During their annual meeting, prominent figures of the Southern Baptist Convention (SBC) discussed a number of issues that have emerged following some controversies and revelations.
Outgoing SBC President J.D. Greear warned about hypocrisy, citing Matthew 23.
While he appreciated the convention's Conservative Resurgence and said that liberalism is a "curse," he also mentioned about the warning of Jesus on the other "way to lose the Gospel."
"There was another. A leaven Jesus warned about also, perhaps one even more deceptive than liberalism, He called it the leaven of the Pharisees," Greear said, captured by The Christian Post.
"What is most dangerous about this leaven is that it grows in the soil of orthodoxy," he added.
He also gave examples of manifestations of this hypocrisy in the convention.
One of these is the cover up of sexual abuse allegations by creating non-disclosure agreements, blocking the victims from seeking justice.
He also spoke about the convention's strict implementation of policies on "complementarian issues" but allows women who are victims of sexual abuse to be "mistreated and maligned."
"It looks like an SBC that expends more energy decrying things like CRT than they have done lamenting the devastating consequences of years of racial bigotry and discrimination," he added.
Greear opposes the Critical Race Theory (CRT), stating that it defies the Gospel. But he said that criticizing the theory would be irrelevant to other people if Christians "remain silent on the suffering of [their] neighbors."
He urged the participants of the meeting to fight with the victims of racism "against all forms of discrimination" to show that believers stand with the people of color in their suffering.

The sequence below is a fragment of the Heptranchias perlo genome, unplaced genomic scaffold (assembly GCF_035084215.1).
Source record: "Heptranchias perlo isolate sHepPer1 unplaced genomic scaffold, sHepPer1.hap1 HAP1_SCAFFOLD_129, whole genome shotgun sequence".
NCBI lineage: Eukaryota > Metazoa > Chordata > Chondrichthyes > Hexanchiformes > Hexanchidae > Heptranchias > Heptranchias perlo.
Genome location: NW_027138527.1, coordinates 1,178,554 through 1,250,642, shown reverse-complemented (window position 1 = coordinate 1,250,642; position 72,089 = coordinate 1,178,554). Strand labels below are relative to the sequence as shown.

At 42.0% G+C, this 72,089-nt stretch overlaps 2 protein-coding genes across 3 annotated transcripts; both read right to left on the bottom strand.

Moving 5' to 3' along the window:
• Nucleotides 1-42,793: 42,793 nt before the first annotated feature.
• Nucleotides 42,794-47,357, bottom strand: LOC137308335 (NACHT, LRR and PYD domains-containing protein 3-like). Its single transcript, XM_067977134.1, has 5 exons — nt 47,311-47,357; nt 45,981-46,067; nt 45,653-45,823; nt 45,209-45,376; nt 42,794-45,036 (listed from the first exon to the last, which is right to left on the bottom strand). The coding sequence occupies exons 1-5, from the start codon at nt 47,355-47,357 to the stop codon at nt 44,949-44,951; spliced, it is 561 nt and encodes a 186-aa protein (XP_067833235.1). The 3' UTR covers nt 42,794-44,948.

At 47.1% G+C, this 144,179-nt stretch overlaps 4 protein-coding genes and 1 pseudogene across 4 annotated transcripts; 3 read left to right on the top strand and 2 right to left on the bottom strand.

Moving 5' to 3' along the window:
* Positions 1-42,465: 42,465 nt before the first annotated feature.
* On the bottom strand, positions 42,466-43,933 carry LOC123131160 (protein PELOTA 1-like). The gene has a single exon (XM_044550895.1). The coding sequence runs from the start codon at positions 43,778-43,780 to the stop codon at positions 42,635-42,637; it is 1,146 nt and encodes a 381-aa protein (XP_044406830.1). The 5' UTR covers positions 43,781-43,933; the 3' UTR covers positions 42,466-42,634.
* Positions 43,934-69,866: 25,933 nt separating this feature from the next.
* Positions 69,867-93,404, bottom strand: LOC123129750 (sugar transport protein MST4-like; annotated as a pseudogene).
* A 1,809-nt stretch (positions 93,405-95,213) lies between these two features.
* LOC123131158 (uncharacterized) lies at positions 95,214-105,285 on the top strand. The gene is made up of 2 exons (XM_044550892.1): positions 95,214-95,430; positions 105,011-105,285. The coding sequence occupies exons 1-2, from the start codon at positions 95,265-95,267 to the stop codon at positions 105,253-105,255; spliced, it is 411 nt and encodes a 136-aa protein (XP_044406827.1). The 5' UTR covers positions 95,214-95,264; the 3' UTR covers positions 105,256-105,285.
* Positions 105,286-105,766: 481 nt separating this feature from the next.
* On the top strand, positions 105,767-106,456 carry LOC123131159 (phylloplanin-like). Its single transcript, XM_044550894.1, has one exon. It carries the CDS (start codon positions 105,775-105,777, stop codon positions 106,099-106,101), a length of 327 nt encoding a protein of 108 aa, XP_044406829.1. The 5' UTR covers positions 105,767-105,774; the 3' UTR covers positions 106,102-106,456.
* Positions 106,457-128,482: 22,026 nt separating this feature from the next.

He also pointed out the relevance of racial minorities in SBC's growth, telling them "we need you."
Further, Greaar also warned about mixing the church with politics, saying that it causes a result that "does not look like our Father in Heaven."
Mike Stone, one of the candidates for SBC presidency, also opposes CRT.
On Twitter, Stone introduced his proposed resolution that condemns the theory. He said that the "Resolution on the Incompatibility of Critical Race Theory and Intersectionality with The Baptist and Message" aims to "provide leadership with clarity, compassion, and conviction." The pastor shared that 50 people have already expressed their support on the proposal.
The resolution states that CRT and Intersectionality have brought division and confusion in churches by describing these factors as relevant analytical tools in explaining "how racism functions in society and how to evaluate human experiences." It also says that the ideologies are "rooted in Neo-Marxist and postmodern worldviews" which are incompatible with the Bible.
On the other hand, Ronnie Floyd, SBC's Executive Committee president, tackled the importance of sending missionaries around the world, stating that it is the "heart" of the convention. He also said that doing such is "what [they] are really about."
"So I challenge you, pastors and laypeople today: Go back to your churches and begin to ask God to raise up people to go to the mission fields from your churches. The urgency is now," he added.
Further, Floyd reiterated the plans of the denomination in accordance with the SBC's Vision 2025. These include increasing the number of full-time missionaries and workers in the field, adding new congregations, addressing the convention's decline of sharing the Gospel, baptizing and discipling teenagers, as well as raising the funding on cooperative program.
He then called for SBC members to support the vision by praying.
"We cannot be content doing ministry without the power of God. We need to do ministry with His power and His power. When we pray, God places His power upon our lives," Floyd said.